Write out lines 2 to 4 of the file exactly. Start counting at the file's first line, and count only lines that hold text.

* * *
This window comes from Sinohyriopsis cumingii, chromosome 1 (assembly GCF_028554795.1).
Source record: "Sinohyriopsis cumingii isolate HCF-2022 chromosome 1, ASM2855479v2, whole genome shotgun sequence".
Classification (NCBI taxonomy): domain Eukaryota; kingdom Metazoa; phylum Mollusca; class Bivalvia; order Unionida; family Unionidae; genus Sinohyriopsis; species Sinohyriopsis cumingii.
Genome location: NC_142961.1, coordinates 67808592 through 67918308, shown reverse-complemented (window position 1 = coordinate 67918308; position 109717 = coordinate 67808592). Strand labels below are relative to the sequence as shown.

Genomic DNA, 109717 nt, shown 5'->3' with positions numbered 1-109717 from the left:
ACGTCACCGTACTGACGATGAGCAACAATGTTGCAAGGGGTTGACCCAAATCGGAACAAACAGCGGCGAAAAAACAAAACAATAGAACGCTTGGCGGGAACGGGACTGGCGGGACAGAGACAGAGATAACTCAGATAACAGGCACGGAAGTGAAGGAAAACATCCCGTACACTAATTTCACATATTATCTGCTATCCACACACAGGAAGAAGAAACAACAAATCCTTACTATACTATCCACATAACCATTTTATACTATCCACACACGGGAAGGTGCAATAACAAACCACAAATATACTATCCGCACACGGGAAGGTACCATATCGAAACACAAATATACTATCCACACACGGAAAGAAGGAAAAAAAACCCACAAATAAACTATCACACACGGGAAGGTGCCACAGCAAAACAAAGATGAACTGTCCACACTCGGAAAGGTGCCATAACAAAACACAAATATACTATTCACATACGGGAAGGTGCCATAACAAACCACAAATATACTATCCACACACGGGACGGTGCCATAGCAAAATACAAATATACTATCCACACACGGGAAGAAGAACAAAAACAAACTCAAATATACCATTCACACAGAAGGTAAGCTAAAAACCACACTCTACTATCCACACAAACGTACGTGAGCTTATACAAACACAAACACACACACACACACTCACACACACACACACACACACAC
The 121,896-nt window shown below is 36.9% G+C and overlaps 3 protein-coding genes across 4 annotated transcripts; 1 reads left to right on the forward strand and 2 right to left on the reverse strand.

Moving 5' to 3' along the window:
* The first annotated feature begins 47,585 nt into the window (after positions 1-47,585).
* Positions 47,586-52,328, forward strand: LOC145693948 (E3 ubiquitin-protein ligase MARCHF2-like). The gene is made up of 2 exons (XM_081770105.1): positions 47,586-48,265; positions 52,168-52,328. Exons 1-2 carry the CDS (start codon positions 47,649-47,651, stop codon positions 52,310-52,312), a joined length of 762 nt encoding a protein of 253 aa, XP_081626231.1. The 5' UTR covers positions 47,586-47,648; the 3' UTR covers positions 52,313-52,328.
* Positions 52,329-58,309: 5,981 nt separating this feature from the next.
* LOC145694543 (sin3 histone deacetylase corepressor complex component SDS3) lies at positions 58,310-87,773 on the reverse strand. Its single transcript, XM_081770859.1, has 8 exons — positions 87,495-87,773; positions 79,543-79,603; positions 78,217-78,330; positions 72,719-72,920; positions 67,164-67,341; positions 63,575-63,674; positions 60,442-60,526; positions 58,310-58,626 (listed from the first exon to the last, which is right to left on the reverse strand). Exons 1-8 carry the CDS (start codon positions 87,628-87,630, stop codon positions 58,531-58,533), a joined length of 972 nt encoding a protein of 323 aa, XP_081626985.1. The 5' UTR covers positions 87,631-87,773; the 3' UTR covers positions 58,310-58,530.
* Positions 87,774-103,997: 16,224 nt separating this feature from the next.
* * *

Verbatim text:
Source record: "Sinohyriopsis cumingii isolate HCF-2022 chromosome 1, ASM2855479v2, whole genome shotgun sequence".
Classification (NCBI taxonomy): domain Eukaryota; kingdom Metazoa; phylum Mollusca; class Bivalvia; order Unionida; family Unionidae; genus Sinohyriopsis; species Sinohyriopsis cumingii.
Genome location: NC_142961.1, coordinates 67808592 through 67918308, shown reverse-complemented (window position 1 = coordinate 67918308; position 109717 = coordinate 67808592). Strand labels below are relative to the sequence as shown.